It cracks me up that the MPAA has a category in their ratings system for "Gangster Violence." I suppose it speaks to something in the American character that we consider this to be a special kind of violence. For most, it's probably an enticement more than a warning. Is there also "Gangsta Violence"?
Harlan Ellison once wrote about how you have to be a special kind of stupid to actually need cooking directions on a can of soup, but in our state-the-obvious world, some people may not be sure if Public Enemies, a film about the bank-robbing exploits of John Dillinger, has "Gangster Violence." Yes, it most certainly does. The box doesn't lie. I'm disheartened to report, however, that this is not as exciting as it may sound.
Public Enemies stars Johnny Depp as John Dillinger, Marion Cotillard as Dillinger's best girl Billie Frechette, and Christian Bale as FBI agent Melvin Purvis. It also has a bit part with Billy Crudup as J. Edgar Hoover, and a blink-and-you-won't-be-sure-it's-her appearance by An Education's Carey Mulligan, Channing Tatum as Pretty Boy Floyd, and the former girl-most-likely-to Leelee Sobieski. It was co-written and directed by Michael Mann, the creator of Miami Vice and one of the more fetishized directors in Hollywood. His movies make the ugly underside of crime look pretty. Pretty and dull. The cruel joke of life. Evolution says you can look good, but you can't also have a good personality, it wouldn't be fair. I mean, seriously, who actually rewatches films like Collateral and the big-screen Miami Vice? Or Public Enemies, for that matter?
The film follows Dillinger over the course of his legendary crime spree, beginning with a tense jailbreak and tracing the ups and downs of his many bank heists, including another brief incarceration, loads of dead bodies, press baiting, and falling for the lovely Billie. (Can't blame him. It doesn't matter how bad the movie, I still always fall in love with Marion Cotillard, too.) Running alongside this and trying to keep up is the still-new FBI. Looking for more funding and respect, J. Edgar Hoover puts one of his best soldiers, the man who shot Pretty Boy Floyd, in charge of the Chicago office in order to bring the folk hero down. Melvin Purvis is an uptight do-gooder with a lot on his shoulders that needs proving, a promoter of new scientific investigative techniques. Meanwhile, Frank Nitti (Bill Camp) is filling in the gap left by Al Capone and organizing crime, making rogues like Dillinger an endangered species.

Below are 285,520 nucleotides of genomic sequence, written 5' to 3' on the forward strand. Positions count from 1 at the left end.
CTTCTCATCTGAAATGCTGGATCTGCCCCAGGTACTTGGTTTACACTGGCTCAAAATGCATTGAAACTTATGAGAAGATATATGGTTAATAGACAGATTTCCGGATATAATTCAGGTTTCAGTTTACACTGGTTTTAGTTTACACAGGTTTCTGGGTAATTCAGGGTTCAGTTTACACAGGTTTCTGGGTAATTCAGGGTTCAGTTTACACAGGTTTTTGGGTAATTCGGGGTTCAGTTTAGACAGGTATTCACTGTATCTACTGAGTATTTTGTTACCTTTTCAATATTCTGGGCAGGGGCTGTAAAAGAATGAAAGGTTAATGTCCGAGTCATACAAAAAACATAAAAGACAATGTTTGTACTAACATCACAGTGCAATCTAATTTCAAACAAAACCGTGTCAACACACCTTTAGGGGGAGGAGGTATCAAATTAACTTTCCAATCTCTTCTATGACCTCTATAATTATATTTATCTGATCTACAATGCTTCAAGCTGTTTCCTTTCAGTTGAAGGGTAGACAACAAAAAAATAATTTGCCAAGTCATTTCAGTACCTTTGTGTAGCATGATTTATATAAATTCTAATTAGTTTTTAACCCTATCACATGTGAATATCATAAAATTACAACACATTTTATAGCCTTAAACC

Trouble is, the movie has about as much excitement as my paragraph describing it. For all the gunplay and its solitary scene of blue-light sex (Mann loves his blue lights), Public Enemies is a real stuffed shirt of a movie. It has the look and the swagger of a rock star, but it takes itself as seriously as a classical composer. You'd almost think it's a message picture for as dour as it is. It's like Hoover is whispering in Mann's ear, "Make sure no one laughs or has their pulse race, and end it with a big stamp that says 'Crime Does Not Pay.'" Except that the portrayal of Hoover is the closest we get to a joke in the whole picture. The way Crudup walks around all straight-backed and stiff-limbed, I'm pretty sure J. Edgar's ladies panties are riding up on him.
But, boy, does Public Enemies look pretty. It's like gangster porn. Everything is silicone and make-up, lit to look perfect and show every gynecological detail, but don't make eye contact with the doped-up actress, because you'll realize that you don't feel a thing. My colleague Jason Bailey, who actually liked this movie (well, everyone has their faults), spends the whole intro of his Blu-Ray review examining how the work of Mann and director of photography Dante Spinotti has been so thoroughly dissected. Spinotti is also Brett Ratner's favorite cinematographer, judging by his credits, so he's really developed a pedigree for making a movie look better than it actually is. There are moments in Public Enemies that would make Terence Malick shed a tear of appreciation, beautiful shots of Johnny Depp standing in the sunset or the wonderfully self-reflexive scenes inside a movie theatre. Too bad that all of the actors are performing as if they are guests in a museum. Don't get too rowdy, you might break the Michelangelo!
To be fair, the actors do their best with what they are given. The script, cobbled together by Mann and Ann Biderman (creator of the excellent "Southland" TV series) alongside Ronan Bennett ("10 Days to War"), and based on a book by Bryan Burrough, spends little time cultivating real personalities. The decision to make both Dillinger and Purvis quiet, private men may be historically accurate and even have seemed like a good idea at the time, but if you're going to make your two leads so pervasively hollow, it might be good to consider adding a third character to give the film some zazz. Public Enemies is supposed to be a movie about real people, but instead, it's a bunch of play-acting with constructs. Like that porno movie I already compared it to. Or a video game. The "Gangster Violence" franchise.
DVD 1 has two bonus features, a very good audio commentary with Michael Mann and a 10-minute featurette called "Larger than Life: Adversaries" that focuses on the relationship between gangster and lawman, and earns good points by including actual newsreel footage and for interviewing Melvin Purvis's son. The commentary is the real star on this disc, though, with Mann being as thorough in his discussion of Public Enemies as he was in putting it together.
DVD 2 is all extra features. They are as follows: